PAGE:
White Tower of Thessaloniki
The White Tower is Thessaloniki's most famous attraction and the symbol of the city because of its location, its long history and the architecture that characterizes it.
It was built in the 15th century and was used as a fortress to strengthen the defense in the port, as a guard and as a prison. Because of its reputation as a notorious prison it was also known as the "Blood Tower" or the "Red Tower". He was renamed "White Tower" probably in 1891 after his calcification.
The tower, which once guarded the eastern end of the city's sea walls, was for many years attributed to Venice, to which the Byzantines ceded Thessaloniki in 1423. It is now known that the tower was constructed by the Ottomans sometime after the army of Sultan Murad II captured Thessaloniki in 1430. Until 1912, an inscription in Ottoman Turkish verse above the door dated the structure to AH 942 (1535–1536).
The historian Franz Babinger speculated that the work was designed by the great Ottoman architect Mimar Sinan, who is known to have built fortifications, including a similar tower at the Albanian port Valona in 1537.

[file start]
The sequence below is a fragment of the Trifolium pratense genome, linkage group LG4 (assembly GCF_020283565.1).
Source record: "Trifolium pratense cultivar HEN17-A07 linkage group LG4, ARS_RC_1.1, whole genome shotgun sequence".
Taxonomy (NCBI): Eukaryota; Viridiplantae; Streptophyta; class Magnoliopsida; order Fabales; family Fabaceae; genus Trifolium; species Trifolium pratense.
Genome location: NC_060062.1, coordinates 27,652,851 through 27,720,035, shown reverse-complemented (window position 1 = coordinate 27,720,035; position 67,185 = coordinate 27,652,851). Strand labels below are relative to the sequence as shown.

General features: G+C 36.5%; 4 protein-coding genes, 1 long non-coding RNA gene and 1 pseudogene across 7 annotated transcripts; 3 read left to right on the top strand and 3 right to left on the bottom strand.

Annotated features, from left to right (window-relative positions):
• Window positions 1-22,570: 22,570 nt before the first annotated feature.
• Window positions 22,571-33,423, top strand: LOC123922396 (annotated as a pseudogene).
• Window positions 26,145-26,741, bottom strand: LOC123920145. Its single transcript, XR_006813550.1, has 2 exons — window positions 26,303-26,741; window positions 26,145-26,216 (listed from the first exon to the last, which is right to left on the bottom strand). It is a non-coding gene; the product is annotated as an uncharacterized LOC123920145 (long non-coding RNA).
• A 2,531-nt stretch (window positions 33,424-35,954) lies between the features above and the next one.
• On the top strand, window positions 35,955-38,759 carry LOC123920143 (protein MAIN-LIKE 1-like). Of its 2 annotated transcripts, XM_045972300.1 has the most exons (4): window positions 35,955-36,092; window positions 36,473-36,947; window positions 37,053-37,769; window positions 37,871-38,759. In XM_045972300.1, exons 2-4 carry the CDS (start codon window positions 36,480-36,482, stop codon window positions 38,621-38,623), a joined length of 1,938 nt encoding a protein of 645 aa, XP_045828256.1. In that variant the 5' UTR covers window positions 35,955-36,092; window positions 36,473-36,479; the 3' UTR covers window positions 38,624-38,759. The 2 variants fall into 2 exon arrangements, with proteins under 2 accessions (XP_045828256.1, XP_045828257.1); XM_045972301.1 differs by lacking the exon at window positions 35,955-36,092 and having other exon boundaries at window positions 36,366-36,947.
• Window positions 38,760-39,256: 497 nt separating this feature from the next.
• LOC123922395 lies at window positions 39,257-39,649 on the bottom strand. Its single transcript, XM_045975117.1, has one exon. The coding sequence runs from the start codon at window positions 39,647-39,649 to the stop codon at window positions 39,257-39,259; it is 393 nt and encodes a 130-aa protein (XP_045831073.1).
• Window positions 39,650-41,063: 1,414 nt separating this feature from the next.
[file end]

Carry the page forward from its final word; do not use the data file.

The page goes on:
It was surrounded by long walls that were capable of supporting a heavy weapon attack.
Today the White Tower is open to the public, and visitors have the opportunity to enjoy the magnificent panoramic views offered from its top. Inside the Tower a very special museum awaits visitors. The museum's exhibition focuses on important moments and aspects of Thessaloniki's life. The geographical location of the city as the focal point of the commercial and maritime routes of the wider region, the changes in urban development, important events of its history, as well as the spiritual and social life of the city, are some of the main issues that are approached in the various floors of the tower. Visitors have the opportunity to enjoy a stroll through the city's founding 23 centuries ago, until the recent past.
The White Tower is a focal point for those who want to know more about Thessaloniki, as it is at walking distance from the most important sights and monuments.
Definitely the best place to start exploring the city!